Secondary Level:

Engaging Technology Tools Projects
Let's create a meaningful, engaging, real-world project! Start by locating some resources and identifying a learning outcome. Then, develop an engaging, technology-rich activity. Finally, assess student performance.

Locate Web-Based Resources

What are you teaching? What resources do you already have available? In what areas could you use some additional information, examples, or excitement to build the learning environment? Start by exploring the topics we've listed at 42explore.

Seek out resources in your subject area interest. Pick a couple that you'd like to work with for this activity.

Bookmark (or favorite) this site for easy reference.

Identify a Learning Outcome

Go to the Active Words page to find more descriptive, active words for your learning outcome.

Share your active words and learning outcome with a peer.

Develop Engaging Activities

Introduction. Draw student interest with an intriguing introduction. Hook your learners with a picture, quotation, statistic, or problem that you know will pique their curiosity.

Activity. Carefully design a project that will allow students to explore, evaluate, organize, analyze, and apply information they've found to solve a problem, formulate something new, or communicate an idea. Go to the Activity Ideas page and brainstorm some interesting products that students could create using the information found on the Internet.

Tools. Consider the different types of technology tools you can use to help students develop creative projects.

Directions. Students need guidelines for completing your activity. You may wish to provide step-by-step instructions or a more general list of requirements. It's helpful for students to see examples, nonexamples, models, and samples. On the other hand, you don't want students to simply copy your suggestions, so your directions need to be flexible enough to promote unique ideas and approaches.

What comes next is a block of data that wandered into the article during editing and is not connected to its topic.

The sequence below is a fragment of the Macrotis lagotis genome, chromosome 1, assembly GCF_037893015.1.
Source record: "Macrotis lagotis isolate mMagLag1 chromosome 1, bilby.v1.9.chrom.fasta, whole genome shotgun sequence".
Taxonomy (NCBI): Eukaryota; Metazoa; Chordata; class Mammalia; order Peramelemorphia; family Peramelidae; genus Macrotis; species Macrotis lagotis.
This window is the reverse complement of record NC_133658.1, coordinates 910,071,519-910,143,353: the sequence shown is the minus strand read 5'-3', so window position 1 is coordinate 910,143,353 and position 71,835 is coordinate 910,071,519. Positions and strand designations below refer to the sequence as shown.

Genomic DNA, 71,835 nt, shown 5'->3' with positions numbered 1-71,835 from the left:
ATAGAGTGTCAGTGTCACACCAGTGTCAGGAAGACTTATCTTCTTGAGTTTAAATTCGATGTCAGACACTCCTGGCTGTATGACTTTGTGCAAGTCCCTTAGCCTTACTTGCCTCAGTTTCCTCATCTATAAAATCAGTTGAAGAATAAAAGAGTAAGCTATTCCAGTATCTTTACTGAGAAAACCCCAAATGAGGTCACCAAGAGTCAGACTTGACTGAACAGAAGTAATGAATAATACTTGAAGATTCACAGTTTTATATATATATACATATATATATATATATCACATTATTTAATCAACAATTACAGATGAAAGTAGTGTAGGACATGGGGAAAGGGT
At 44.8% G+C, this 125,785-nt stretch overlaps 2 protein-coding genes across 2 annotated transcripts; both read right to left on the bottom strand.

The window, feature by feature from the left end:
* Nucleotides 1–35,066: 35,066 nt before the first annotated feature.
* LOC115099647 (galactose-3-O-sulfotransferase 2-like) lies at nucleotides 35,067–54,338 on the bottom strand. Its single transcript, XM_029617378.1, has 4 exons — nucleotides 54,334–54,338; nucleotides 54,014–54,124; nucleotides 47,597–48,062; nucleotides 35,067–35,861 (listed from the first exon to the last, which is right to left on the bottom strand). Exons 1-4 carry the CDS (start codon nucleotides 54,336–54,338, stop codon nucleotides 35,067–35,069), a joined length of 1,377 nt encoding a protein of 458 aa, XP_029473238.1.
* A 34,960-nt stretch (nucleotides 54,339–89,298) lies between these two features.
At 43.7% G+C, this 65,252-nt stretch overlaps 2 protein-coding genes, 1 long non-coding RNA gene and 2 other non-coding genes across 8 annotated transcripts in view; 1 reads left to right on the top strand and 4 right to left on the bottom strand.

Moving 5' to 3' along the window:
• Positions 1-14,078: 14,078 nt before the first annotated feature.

Timeline. How long will students be working on this project? What's realistic? Provide students with some guidelines for project development.

Identify an engaging activity and design an project.

Assess Student Learning

Find out what your students have learned. Give them a chance to share and reflect. Assessment isn't about testing and report cards. It should be about helping you and your students understand where you've been and where you still need to go to reach your learning outcomes. Go to Student Success to identify ideas for assessing student performance.
Brainstorm alternative assessments to match your outcome and activity.

Classroom and Project Management Tips

Before you try out your projects. Consider some Technology Tool Tips.
Do It!
Project Development


Brainstorm a project. Answer the following questions:

  • What's the goal of the project?
  • What problem or issue will be solved or addressed?
  • What's the context of the project?
  • What kind of data needs to be collected?
  • What's the best tool for organizing, calculating, and analyzing the data?
  • What's the specific student assignment?
  • How will student time be spent?
  • Do students have the resources they will need to be successful?
  • Will students be working individually or collaboratively?
  • What procedures will be used to collect, enter, and analyze information?
  • How will student progress be monitored?
  • What will the project look like?
  • What end product will be developed to communicate the results?
  • How will the student performance and project be assessed?

Developed by Annette Lamb, 7/99. Updated 10/99.